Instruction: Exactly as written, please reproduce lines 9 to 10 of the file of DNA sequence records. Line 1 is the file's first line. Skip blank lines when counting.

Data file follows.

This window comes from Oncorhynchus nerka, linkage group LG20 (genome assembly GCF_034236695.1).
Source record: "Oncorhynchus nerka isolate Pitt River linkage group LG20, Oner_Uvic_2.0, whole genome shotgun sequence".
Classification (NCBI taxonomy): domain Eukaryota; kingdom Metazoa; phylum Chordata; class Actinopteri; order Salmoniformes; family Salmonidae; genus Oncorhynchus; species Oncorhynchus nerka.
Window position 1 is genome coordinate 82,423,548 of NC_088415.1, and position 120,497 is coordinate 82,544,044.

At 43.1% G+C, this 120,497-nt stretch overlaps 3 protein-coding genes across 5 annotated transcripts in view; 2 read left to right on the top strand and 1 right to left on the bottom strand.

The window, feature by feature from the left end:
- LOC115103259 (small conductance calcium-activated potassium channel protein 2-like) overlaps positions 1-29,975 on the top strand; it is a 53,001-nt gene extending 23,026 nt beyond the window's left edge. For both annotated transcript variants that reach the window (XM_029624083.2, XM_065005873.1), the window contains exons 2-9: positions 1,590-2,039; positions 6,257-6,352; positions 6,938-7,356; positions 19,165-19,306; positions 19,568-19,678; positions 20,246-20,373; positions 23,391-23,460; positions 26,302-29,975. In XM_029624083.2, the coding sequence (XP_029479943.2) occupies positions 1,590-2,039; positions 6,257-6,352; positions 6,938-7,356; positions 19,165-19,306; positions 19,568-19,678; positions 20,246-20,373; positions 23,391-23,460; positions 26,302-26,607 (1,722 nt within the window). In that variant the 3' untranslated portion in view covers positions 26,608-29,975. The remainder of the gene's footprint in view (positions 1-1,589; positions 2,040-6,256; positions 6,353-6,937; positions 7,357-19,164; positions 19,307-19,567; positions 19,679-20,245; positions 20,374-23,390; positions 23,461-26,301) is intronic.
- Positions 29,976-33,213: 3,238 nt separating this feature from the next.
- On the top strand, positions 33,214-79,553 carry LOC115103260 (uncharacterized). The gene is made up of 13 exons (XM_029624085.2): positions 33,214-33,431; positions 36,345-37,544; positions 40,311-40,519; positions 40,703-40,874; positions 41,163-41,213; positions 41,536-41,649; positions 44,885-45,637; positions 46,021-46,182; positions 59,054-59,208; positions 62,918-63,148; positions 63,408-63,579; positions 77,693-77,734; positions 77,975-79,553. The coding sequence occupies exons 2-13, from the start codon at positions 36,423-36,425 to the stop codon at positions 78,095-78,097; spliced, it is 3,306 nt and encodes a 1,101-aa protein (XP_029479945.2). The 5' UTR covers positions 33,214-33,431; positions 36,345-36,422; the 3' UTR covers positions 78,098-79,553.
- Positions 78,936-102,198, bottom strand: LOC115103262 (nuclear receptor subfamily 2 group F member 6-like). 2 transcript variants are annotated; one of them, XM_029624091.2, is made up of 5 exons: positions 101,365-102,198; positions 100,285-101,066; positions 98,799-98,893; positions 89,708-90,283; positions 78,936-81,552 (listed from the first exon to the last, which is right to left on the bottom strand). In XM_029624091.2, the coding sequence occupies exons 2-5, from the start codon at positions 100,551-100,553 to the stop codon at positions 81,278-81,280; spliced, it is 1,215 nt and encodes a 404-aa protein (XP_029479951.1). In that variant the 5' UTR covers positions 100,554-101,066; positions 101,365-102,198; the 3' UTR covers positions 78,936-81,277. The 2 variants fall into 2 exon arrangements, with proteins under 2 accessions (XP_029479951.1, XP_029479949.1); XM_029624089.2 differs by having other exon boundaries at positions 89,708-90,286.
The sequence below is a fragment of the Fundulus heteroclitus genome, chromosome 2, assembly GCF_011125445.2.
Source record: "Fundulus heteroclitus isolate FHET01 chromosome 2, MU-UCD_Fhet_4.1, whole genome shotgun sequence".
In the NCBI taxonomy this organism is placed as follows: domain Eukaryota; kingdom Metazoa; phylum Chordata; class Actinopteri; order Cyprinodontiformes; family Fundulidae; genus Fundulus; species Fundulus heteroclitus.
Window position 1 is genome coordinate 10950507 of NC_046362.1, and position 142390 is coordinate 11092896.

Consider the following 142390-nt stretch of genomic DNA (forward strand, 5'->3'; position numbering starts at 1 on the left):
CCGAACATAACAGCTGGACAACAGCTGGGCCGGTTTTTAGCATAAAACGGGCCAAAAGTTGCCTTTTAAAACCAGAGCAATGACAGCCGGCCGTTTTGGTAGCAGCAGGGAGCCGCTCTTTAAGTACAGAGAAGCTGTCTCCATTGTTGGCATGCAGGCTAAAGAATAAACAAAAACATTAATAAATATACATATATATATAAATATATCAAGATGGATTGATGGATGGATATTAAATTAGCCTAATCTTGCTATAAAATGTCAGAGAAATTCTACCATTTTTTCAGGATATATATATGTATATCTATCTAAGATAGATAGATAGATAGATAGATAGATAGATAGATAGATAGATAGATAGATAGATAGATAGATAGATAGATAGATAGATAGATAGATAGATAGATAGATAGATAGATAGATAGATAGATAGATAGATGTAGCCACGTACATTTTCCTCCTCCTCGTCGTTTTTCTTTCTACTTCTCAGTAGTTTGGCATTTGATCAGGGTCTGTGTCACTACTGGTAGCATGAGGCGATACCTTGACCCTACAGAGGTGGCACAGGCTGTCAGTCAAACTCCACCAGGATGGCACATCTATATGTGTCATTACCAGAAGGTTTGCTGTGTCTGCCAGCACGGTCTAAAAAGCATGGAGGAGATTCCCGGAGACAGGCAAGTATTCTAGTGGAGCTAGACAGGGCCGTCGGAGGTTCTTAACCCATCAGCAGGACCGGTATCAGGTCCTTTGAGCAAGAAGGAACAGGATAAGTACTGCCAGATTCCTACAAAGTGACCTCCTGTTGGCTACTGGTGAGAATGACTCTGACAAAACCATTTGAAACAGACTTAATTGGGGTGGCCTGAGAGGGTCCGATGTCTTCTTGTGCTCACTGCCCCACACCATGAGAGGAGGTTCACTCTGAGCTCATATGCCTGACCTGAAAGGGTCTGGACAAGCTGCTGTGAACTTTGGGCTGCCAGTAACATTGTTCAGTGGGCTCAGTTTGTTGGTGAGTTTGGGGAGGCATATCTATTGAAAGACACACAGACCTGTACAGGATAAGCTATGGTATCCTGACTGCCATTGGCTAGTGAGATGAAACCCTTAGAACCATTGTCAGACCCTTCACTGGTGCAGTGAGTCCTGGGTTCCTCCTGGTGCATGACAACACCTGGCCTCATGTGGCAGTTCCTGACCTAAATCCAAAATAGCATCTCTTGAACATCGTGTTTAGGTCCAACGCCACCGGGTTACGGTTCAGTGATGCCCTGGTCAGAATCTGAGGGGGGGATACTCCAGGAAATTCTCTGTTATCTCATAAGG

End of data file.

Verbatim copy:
- On the top strand, positions 33,214-79,553 carry LOC115103260 (uncharacterized). The gene is made up of 13 exons (XM_029624085.2): positions 33,214-33,431; positions 36,345-37,544; positions 40,311-40,519; positions 40,703-40,874; positions 41,163-41,213; positions 41,536-41,649; positions 44,885-45,637; positions 46,021-46,182; positions 59,054-59,208; positions 62,918-63,148; positions 63,408-63,579; positions 77,693-77,734; positions 77,975-79,553. The coding sequence occupies exons 2-13, from the start codon at positions 36,423-36,425 to the stop codon at positions 78,095-78,097; spliced, it is 3,306 nt and encodes a 1,101-aa protein (XP_029479945.2). The 5' UTR covers positions 33,214-33,431; positions 36,345-36,422; the 3' UTR covers positions 78,098-79,553.
- Positions 78,936-102,198, bottom strand: LOC115103262 (nuclear receptor subfamily 2 group F member 6-like). 2 transcript variants are annotated; one of them, XM_029624091.2, is made up of 5 exons: positions 101,365-102,198; positions 100,285-101,066; positions 98,799-98,893; positions 89,708-90,283; positions 78,936-81,552 (listed from the first exon to the last, which is right to left on the bottom strand). In XM_029624091.2, the coding sequence occupies exons 2-5, from the start codon at positions 100,551-100,553 to the stop codon at positions 81,278-81,280; spliced, it is 1,215 nt and encodes a 404-aa protein (XP_029479951.1). In that variant the 5' UTR covers positions 100,554-101,066; positions 101,365-102,198; the 3' UTR covers positions 78,936-81,277. The 2 variants fall into 2 exon arrangements, with proteins under 2 accessions (XP_029479951.1, XP_029479949.1); XM_029624089.2 differs by having other exon boundaries at positions 89,708-90,286.